You don’t often hear the phrase, “Romantic-comedy masterpiece,” do you? It seems off, like “Great wines of Idaho” or “Dream vacations of Uzbekistan.” We stand wary of granting too much praise to this genre above all. It slinks around disreputably with vaguely shameful baggage. It embarrasses us to say we like it. Vaguely aware of this sinister phenomenon called “Critical consensus,” fearful of casting ourselves as having cheesy or sentimental taste, we find it far easier to toss laurels at dark crime epics, twisted dramas, dystopian sci-fi.

Dark. It’s one of the defining words of our culture. “Dark” gets respect. “Dark” gets the benefit of the doubt. “Dark” means being taken seriously, gets upheld as the standard. Ingmar Bergman felt no need to prove himself by making a Jim Carrey movie, yet every comic yearns to go dark, to assert his relevance, to prove himself.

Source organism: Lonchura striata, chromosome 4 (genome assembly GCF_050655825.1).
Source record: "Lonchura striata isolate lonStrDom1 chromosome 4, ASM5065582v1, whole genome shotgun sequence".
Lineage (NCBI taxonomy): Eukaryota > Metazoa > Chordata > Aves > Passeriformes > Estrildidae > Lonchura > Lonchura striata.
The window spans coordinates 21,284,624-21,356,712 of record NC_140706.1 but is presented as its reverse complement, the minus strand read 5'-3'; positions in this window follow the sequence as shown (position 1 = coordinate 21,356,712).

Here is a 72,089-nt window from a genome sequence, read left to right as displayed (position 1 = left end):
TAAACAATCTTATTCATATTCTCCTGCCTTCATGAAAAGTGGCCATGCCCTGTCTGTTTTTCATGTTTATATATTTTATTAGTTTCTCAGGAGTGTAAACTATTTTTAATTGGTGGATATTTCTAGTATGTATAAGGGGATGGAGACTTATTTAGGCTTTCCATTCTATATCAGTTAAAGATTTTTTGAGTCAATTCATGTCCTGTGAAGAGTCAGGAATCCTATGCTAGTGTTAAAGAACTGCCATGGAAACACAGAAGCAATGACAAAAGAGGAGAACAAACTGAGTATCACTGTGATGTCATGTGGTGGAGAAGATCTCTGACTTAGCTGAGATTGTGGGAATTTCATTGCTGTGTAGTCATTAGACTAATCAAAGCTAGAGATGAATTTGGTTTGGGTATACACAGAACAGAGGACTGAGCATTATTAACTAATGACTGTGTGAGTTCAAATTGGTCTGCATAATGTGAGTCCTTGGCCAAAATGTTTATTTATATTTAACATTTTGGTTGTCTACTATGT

This is odd, because the default characteristics for life are dark, dim, depressing. To exist is to submit to suffering and decline and extinction. Given our human predicament, it’s really quite a lot easier to depress than it is to uplift. Finding the angst and gloom in life is like finding grains of sand in Kuwait. The degree of difficulty for Richard Curtis, the writer-director of Love Actually — his first film rarely gets acknowledged. Isn’t it easy to make a nice, sweet movie with a happy ending? No, it isn’t. Not one that people watch again and again. Not one that has a dozen scenes that fix themselves in the memory. Not one that pours so much happiness into our souls.